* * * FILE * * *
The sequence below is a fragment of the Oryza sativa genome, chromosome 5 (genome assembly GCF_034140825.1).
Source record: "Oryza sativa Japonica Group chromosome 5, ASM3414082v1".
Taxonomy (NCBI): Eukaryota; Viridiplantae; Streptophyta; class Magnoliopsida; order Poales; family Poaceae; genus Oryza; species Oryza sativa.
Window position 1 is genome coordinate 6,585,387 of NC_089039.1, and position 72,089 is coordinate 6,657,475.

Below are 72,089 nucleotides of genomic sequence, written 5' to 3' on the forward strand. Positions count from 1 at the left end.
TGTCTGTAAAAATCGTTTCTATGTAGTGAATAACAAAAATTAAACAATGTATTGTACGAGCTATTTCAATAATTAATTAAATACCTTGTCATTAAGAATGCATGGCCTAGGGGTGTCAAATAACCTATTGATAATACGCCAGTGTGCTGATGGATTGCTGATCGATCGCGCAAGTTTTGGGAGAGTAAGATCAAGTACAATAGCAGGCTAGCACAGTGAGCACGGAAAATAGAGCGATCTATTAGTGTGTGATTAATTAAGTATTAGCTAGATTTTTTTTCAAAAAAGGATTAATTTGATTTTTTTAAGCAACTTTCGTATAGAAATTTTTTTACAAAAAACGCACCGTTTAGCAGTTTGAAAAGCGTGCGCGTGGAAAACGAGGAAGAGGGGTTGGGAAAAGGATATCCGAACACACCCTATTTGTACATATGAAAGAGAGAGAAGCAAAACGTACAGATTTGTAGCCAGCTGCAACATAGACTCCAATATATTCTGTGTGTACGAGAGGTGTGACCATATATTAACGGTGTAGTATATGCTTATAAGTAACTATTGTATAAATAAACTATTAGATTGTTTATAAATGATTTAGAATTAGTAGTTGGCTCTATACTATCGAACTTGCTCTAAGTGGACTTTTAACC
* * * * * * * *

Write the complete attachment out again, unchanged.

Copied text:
The sequence below is a fragment of the Oryza sativa genome, chromosome 5 (genome assembly GCF_034140825.1).
Source record: "Oryza sativa Japonica Group chromosome 5, ASM3414082v1".
Taxonomy (NCBI): Eukaryota; Viridiplantae; Streptophyta; class Magnoliopsida; order Poales; family Poaceae; genus Oryza; species Oryza sativa.
Window position 1 is genome coordinate 6,585,387 of NC_089039.1, and position 72,089 is coordinate 6,657,475.

Below are 72,089 nucleotides of genomic sequence, written 5' to 3' on the forward strand. Positions count from 1 at the left end.
TGTCTGTAAAAATCGTTTCTATGTAGTGAATAACAAAAATTAAACAATGTATTGTACGAGCTATTTCAATAATTAATTAAATACCTTGTCATTAAGAATGCATGGCCTAGGGGTGTCAAATAACCTATTGATAATACGCCAGTGTGCTGATGGATTGCTGATCGATCGCGCAAGTTTTGGGAGAGTAAGATCAAGTACAATAGCAGGCTAGCACAGTGAGCACGGAAAATAGAGCGATCTATTAGTGTGTGATTAATTAAGTATTAGCTAGATTTTTTTTCAAAAAAGGATTAATTTGATTTTTTTAAGCAACTTTCGTATAGAAATTTTTTTACAAAAAACGCACCGTTTAGCAGTTTGAAAAGCGTGCGCGTGGAAAACGAGGAAGAGGGGTTGGGAAAAGGATATCCGAACACACCCTATTTGTACATATGAAAGAGAGAGAAGCAAAACGTACAGATTTGTAGCCAGCTGCAACATAGACTCCAATATATTCTGTGTGTACGAGAGGTGTGACCATATATTAACGGTGTAGTATATGCTTATAAGTAACTATTGTATAAATAAACTATTAGATTGTTTATAAATGATTTAGAATTAGTAGTTGGCTCTATACTATCGAACTTGCTCTAAGTGGACTTTTAACC